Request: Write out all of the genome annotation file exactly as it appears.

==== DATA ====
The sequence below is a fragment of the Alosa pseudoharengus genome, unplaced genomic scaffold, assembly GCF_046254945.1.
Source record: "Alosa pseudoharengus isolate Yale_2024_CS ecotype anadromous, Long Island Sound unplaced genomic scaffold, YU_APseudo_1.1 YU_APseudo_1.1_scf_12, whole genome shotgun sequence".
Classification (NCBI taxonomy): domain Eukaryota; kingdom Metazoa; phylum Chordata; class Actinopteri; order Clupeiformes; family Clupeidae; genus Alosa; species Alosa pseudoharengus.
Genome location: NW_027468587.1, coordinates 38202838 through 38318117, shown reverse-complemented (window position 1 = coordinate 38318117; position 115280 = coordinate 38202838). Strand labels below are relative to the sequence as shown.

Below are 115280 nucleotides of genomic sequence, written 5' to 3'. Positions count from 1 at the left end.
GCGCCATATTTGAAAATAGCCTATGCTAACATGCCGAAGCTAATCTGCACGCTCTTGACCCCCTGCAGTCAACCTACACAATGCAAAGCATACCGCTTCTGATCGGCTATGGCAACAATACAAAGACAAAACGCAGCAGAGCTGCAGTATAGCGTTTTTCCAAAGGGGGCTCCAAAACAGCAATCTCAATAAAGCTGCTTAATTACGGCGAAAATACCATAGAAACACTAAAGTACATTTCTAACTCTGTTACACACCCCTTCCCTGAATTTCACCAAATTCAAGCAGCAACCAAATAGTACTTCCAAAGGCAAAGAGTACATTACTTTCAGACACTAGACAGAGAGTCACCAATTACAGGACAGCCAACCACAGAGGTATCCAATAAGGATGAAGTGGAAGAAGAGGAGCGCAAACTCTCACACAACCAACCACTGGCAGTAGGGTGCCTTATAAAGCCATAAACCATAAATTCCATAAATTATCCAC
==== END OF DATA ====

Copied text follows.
The sequence below is a fragment of the Alosa pseudoharengus genome, unplaced genomic scaffold, assembly GCF_046254945.1.
Source record: "Alosa pseudoharengus isolate Yale_2024_CS ecotype anadromous, Long Island Sound unplaced genomic scaffold, YU_APseudo_1.1 YU_APseudo_1.1_scf_12, whole genome shotgun sequence".
Classification (NCBI taxonomy): domain Eukaryota; kingdom Metazoa; phylum Chordata; class Actinopteri; order Clupeiformes; family Clupeidae; genus Alosa; species Alosa pseudoharengus.
Genome location: NW_027468587.1, coordinates 38202838 through 38318117, shown reverse-complemented (window position 1 = coordinate 38318117; position 115280 = coordinate 38202838). Strand labels below are relative to the sequence as shown.

Below are 115280 nucleotides of genomic sequence, written 5' to 3'. Positions count from 1 at the left end.
GCGCCATATTTGAAAATAGCCTATGCTAACATGCCGAAGCTAATCTGCACGCTCTTGACCCCCTGCAGTCAACCTACACAATGCAAAGCATACCGCTTCTGATCGGCTATGGCAACAATACAAAGACAAAACGCAGCAGAGCTGCAGTATAGCGTTTTTCCAAAGGGGGCTCCAAAACAGCAATCTCAATAAAGCTGCTTAATTACGGCGAAAATACCATAGAAACACTAAAGTACATTTCTAACTCTGTTACACACCCCTTCCCTGAATTTCACCAAATTCAAGCAGCAACCAAATAGTACTTCCAAAGGCAAAGAGTACATTACTTTCAGACACTAGACAGAGAGTCACCAATTACAGGACAGCCAACCACAGAGGTATCCAATAAGGATGAAGTGGAAGAAGAGGAGCGCAAACTCTCACACAACCAACCACTGGCAGTAGGGTGCCTTATAAAGCCATAAACCATAAATTCCATAAATTATCCAC